Updated January 1, 2017 — My experience as a university professor and an academic advisor has taught me, time and time again, that a majority of students have serious misconceptions about what graduate school entails and at least some uncertainty about whether it is the right path for them.
If you are determined to pursue a Master’s or doctorate, you will have many important decisions to make and numerous essential steps to take in order to get into the right program for you. There are countless of sources of information related to grad school preparation. Any basic search on the topic will provide you with a countless list of grad school websites or so-called grad-school experts, both that provide rudimentary and very generic information and advice about how to apply to graduate school. Those sources and the limited insights they provide will not help you much with your preparation, or with putting together successful applications. In fact, following too closely the advice of “experts” can be harmful to your chances of getting in. Not to mention that everyone else with whom you are competing will have the same generic information and limited insight into how it all works.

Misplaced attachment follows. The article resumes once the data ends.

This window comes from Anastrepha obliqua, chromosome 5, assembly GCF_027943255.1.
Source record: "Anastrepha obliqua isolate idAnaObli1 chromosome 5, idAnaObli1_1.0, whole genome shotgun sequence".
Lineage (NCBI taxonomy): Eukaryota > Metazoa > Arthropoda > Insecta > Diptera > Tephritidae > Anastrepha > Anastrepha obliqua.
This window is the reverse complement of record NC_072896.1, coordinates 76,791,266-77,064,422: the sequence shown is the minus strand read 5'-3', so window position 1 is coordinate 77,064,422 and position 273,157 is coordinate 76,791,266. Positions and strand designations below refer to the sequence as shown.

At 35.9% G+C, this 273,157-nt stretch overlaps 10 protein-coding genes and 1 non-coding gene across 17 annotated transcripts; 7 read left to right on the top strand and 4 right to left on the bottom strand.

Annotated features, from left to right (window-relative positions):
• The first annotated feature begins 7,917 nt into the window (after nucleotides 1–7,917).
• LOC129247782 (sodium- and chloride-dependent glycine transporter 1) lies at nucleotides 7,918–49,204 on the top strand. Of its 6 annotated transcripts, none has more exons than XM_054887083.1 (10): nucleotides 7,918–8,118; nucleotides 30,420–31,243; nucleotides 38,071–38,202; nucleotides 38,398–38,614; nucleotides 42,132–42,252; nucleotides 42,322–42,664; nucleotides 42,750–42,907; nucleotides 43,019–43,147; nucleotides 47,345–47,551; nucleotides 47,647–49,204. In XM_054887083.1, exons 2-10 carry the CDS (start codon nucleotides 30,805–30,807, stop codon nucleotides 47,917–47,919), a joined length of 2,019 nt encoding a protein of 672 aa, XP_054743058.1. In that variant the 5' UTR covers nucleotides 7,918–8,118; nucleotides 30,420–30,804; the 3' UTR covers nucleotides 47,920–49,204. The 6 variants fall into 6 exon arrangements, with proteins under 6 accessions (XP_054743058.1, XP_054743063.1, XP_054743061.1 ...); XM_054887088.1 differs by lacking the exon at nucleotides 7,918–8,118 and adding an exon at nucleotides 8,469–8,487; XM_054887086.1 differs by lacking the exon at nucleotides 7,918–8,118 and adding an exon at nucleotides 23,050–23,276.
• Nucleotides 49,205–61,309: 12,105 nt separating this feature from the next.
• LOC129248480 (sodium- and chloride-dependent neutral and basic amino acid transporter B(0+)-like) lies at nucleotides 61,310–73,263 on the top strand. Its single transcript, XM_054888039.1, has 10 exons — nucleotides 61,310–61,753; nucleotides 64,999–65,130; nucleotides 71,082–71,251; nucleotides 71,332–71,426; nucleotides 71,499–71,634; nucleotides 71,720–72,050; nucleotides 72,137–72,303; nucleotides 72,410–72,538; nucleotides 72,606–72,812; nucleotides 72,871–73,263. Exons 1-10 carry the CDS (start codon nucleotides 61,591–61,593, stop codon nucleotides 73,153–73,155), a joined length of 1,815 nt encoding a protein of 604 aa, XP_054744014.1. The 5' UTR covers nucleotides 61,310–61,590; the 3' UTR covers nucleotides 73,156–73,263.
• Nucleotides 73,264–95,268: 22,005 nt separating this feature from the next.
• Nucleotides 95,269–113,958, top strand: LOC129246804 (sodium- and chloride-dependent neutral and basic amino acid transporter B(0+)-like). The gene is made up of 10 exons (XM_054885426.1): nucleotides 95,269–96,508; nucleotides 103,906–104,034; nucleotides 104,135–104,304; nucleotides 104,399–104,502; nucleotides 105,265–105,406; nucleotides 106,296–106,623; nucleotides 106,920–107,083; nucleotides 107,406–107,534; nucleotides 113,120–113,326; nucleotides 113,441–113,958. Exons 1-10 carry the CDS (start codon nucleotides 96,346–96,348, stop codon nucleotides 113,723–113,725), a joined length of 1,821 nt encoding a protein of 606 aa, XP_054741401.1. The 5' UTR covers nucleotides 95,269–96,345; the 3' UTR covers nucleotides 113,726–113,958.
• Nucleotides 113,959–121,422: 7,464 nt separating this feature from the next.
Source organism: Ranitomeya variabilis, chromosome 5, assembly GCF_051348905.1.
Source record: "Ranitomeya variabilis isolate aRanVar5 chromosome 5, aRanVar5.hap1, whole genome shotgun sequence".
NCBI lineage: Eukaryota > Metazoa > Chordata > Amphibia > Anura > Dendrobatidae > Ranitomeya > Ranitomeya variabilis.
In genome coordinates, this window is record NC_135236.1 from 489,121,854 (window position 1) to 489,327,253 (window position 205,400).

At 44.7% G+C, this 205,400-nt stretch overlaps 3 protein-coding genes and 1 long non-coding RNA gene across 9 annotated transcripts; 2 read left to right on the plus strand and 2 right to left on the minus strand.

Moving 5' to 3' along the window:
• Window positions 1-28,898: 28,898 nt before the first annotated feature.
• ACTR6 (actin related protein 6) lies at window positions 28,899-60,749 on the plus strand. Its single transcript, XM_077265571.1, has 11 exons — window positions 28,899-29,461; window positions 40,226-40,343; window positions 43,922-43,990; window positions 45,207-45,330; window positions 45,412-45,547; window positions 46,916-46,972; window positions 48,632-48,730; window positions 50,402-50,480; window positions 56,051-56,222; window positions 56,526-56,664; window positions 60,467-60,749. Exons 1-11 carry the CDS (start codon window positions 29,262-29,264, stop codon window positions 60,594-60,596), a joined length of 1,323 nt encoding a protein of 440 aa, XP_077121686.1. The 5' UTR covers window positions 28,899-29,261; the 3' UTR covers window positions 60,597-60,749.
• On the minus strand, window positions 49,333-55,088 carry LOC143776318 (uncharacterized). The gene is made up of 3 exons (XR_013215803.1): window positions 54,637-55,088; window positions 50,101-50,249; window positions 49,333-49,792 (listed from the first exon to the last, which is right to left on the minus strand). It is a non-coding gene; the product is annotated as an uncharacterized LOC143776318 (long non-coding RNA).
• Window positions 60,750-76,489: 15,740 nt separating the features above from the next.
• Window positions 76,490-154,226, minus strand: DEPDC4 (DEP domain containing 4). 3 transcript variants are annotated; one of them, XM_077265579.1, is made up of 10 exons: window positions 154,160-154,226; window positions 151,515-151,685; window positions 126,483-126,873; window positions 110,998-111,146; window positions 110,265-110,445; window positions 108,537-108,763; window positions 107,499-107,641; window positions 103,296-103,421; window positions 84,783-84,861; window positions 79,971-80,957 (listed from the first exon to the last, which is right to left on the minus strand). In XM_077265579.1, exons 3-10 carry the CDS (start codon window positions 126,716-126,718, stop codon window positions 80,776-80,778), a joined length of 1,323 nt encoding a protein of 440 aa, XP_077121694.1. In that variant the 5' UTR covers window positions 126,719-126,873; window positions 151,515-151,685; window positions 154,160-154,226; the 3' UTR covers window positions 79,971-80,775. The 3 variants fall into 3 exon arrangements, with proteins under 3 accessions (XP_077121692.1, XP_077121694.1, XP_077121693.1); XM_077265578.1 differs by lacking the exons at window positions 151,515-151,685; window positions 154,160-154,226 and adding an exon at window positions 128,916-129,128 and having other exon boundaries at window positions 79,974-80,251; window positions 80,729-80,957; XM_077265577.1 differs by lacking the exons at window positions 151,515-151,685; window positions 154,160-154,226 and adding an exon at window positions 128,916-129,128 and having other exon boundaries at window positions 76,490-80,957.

One of my primary aims with this blog is to give students who are thinking about graduate school deeper insights into how the process of getting accepted actually works. Once a prospective graduate student understands some of the important truths and widely-held misconceptions about graduate school, it is much easier to make good decisions and devise successful strategies.
I do not strive to glamorize graduate studies, nor to convince anyone to pursue a Master’s or doctorate degree. Going to graduate school or professional school following a bachelor’s degree is not a decision to be made taken lightly, and it is not the right path for everyone.